Pacific Northwest 1997

Day 1 (7/24): Seattle and the Water Taxi

I arrived at Sea-Tac airport around 12:30 p.m, walked outside to the bus stop to wait the Metro #194. After about 20 minutes, a Seattle-bound#194 arrived and I rode it to Downtown Seattle. I got off at university station, found my hotel and checked in.

Then, I went to the Exchange Building to pick up some schedules (they often have a greater variety than the bus schedule rack at Westlake station). Among the schedules, I noticed one for a "Water Taxi", operating between the Waterfront and West Seattle, via Elliott Bay. Sounded like fun . . .

So, a bit later, I caught Metro #37 from Downtown Seattle. The bus left Downtown via the Alaskan Way Viaduct, a double-decker freeway that reminded me of the old "Cypress" structure in Oakland. #37 breezed by Harbor Island,an industrial area, than continued th rough an older residential area. I got off at Seacrest Park, to board the Water Taxi.

To get to the water taxi, one must walk along the lower dock at the boat launch. This was a wooden walkway which pitched and rolled with the water--not the most comfortable thing to walk on. An 82-passenger boat pulled up(the original 45-passenger boat had broken down a few weeks back) and we passengers boarded and were on our way. Fares ($2) were collected on board.

Although the schedule promised an 8-minute t rip across the bay, it was more like 10-12 because of freighter traffic. We arrived and deboarded at the Argosy Cruises (the boat operator) dock at Pier 55 in Seattle. (A few midday trips operated to Pier 66 instead.)

There was a writeup about the Water Taxi in the "Downtown Source", a community paper. It seems that the service wasn't getting the ridership expected,especially commuter ridership. One local transit advocacy group blamed"parking in Seattle". I can't help wondering if it is more a factor of convenience (commuter parking in West Seattle some distance from the boat,conditions at the dock, lack of convenient bus service from Pier 55 tooffice buildings) that discourages ridership.

The rest of the day was spent walking around the water front. I took the Waterfront Streetcar and the bus tunnel back to my hotel.

Day 2 (7/25): Tacoma, Olympia, Centralia and Grays Harbor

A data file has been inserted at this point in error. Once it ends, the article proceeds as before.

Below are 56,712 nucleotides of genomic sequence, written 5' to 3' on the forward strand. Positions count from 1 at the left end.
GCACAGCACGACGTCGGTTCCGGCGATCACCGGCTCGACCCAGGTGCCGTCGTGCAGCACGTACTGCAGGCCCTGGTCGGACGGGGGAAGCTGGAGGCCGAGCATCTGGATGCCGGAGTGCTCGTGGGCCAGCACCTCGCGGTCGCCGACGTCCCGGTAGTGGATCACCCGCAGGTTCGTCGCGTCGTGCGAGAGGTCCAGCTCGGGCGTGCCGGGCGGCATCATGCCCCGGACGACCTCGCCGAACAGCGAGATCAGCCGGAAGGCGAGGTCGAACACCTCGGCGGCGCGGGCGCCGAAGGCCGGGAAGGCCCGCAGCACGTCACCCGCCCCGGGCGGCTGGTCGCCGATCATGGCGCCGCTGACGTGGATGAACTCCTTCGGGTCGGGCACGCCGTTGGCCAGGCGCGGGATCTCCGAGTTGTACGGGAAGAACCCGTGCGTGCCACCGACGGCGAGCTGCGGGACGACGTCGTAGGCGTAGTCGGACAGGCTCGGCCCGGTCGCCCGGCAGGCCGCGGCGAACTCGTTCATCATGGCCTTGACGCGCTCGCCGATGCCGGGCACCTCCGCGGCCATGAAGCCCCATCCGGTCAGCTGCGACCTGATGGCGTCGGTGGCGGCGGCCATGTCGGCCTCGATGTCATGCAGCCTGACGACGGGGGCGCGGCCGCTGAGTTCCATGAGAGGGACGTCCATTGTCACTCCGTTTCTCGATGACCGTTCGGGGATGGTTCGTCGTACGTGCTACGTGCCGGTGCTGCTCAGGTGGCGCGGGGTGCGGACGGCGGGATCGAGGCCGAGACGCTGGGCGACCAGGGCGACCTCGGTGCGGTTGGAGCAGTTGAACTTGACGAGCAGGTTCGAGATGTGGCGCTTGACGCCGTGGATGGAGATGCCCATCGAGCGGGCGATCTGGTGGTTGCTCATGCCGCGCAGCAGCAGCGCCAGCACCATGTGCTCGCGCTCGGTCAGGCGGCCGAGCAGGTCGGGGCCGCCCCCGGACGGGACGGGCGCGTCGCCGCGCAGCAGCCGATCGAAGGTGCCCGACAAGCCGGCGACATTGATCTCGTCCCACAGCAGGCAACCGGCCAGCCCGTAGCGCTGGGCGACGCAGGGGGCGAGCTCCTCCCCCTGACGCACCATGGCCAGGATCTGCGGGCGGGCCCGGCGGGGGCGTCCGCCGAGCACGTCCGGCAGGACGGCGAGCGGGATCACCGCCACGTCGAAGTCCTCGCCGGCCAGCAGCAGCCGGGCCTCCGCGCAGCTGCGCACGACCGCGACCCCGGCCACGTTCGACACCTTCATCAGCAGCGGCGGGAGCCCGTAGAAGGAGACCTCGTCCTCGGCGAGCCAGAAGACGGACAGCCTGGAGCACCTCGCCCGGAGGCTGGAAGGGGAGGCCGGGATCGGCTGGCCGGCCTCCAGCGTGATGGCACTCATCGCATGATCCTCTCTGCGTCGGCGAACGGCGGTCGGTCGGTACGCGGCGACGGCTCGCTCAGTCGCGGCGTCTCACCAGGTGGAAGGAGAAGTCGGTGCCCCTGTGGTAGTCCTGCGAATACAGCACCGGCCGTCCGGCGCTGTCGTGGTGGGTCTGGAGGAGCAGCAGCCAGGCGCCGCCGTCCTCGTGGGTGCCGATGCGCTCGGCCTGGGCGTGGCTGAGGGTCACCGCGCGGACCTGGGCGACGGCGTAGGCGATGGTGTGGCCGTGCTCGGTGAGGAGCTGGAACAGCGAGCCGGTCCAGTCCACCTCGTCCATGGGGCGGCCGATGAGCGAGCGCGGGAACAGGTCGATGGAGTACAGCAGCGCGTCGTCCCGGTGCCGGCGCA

This was the day of the "big" trip. I had initially planned to travel via Bremerton and Mason County, to look at the various transit systems there, butI decided later to travel to Centralia from Seattle, to see how far south I could get.

So, about 6:15 a.m. or so, I boarded a Pierce Transit #592 in Downtown Seattle.This trip bypassed Downtown Tacoma and ope rated directly to the Lakewood Park/Ride lot. (Nothing horribly special, just a parking lot with the usual saw toothed bus platform in the middle of it). There, I transferred to a Pierce Transit operated #603 for the ride into Olympia. #603 looped through the State Capitol grounds before serving the new Transit Center.

The Olympia Transit center was another sawtooth platform bus stop, with "rainforest-inspired" art works and a pass sales office. They were well stocked with plenty of schedules, not only Intercity Transit (the local operator in Olympia/Thurston County) but also with schedules for connecting services such as Twin Transit (Lewis Co), Grays Harbor Transit, and Mason Transit. After gulping some java at a nearby coffee shop, I prepared to board my first Intercity Transit bus.

Intercity Transit operates full size Orions and Gilligs on the routes serving in-town areas (Olympia, Lacey, Tumwater), but uses van-buses (cutaways) and shorter buses on the "county" routes to outlying areas. In the evenings and weekends, certain fixed routes are replaced with dial-a-ride service (called Custom Bus). Fares are $.50 (they may go up to $.60 later this year), and day-passes are used instead of transfers. Bike racks are available on all I.T. buses.

A lso planned is Saturday express service on #620 between Olympia and Tacoma.

I boarded IT #98 for the ride to Grand Mound. This used one of the van-buses,and about 3 or 4 other passengers (one using the bike rack) rode with me the entire length of the route. Once we got south of Tumwater, it was solid farmland along a two-lane road.

At Grand Mound, the Twin Transit bus to Centralia and Chehalis was waiting.This was yet another van-bus. Two or three of us boarded, paid a new fare(of $.30), then we were on our way. I talked with another passenger on the bus, who was also well versed in long-distance transit hopping (he had done Los Angeles-San Diego, and other similar trips, using only local transit) He mentioned there had been a "Mountain Transit System" that ran between Centralia and Packwood, but this system had stopped running due to lack of funds.